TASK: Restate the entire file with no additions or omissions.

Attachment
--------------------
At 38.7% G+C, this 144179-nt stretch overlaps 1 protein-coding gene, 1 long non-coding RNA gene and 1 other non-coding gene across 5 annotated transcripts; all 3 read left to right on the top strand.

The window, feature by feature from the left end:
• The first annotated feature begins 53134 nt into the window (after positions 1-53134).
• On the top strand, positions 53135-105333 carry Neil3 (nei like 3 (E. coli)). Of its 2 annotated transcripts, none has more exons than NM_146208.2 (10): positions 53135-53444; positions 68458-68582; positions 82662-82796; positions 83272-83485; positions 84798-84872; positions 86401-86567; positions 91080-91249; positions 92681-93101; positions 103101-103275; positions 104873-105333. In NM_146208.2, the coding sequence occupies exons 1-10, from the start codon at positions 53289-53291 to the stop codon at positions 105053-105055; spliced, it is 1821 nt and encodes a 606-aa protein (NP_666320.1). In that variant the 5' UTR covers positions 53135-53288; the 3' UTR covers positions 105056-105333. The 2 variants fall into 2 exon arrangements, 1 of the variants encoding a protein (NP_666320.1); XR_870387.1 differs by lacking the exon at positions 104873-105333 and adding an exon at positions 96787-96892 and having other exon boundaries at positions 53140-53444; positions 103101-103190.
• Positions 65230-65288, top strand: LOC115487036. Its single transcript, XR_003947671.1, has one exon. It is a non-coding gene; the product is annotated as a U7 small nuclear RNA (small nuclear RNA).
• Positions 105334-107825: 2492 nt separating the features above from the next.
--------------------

At 38.7% G+C, this 144179-nt stretch overlaps 1 protein-coding gene, 1 long non-coding RNA gene and 1 other non-coding gene across 5 annotated transcripts; all 3 read left to right on the top strand.

The window, feature by feature from the left end:
• The first annotated feature begins 53134 nt into the window (after positions 1-53134).
• On the top strand, positions 53135-105333 carry Neil3 (nei like 3 (E. coli)). Of its 2 annotated transcripts, none has more exons than NM_146208.2 (10): positions 53135-53444; positions 68458-68582; positions 82662-82796; positions 83272-83485; positions 84798-84872; positions 86401-86567; positions 91080-91249; positions 92681-93101; positions 103101-103275; positions 104873-105333. In NM_146208.2, the coding sequence occupies exons 1-10, from the start codon at positions 53289-53291 to the stop codon at positions 105053-105055; spliced, it is 1821 nt and encodes a 606-aa protein (NP_666320.1). In that variant the 5' UTR covers positions 53135-53288; the 3' UTR covers positions 105056-105333. The 2 variants fall into 2 exon arrangements, 1 of the variants encoding a protein (NP_666320.1); XR_870387.1 differs by lacking the exon at positions 104873-105333 and adding an exon at positions 96787-96892 and having other exon boundaries at positions 53140-53444; positions 103101-103190.
• Positions 65230-65288, top strand: LOC115487036. Its single transcript, XR_003947671.1, has one exon. It is a non-coding gene; the product is annotated as a U7 small nuclear RNA (small nuclear RNA).
• Positions 105334-107825: 2492 nt separating the features above from the next.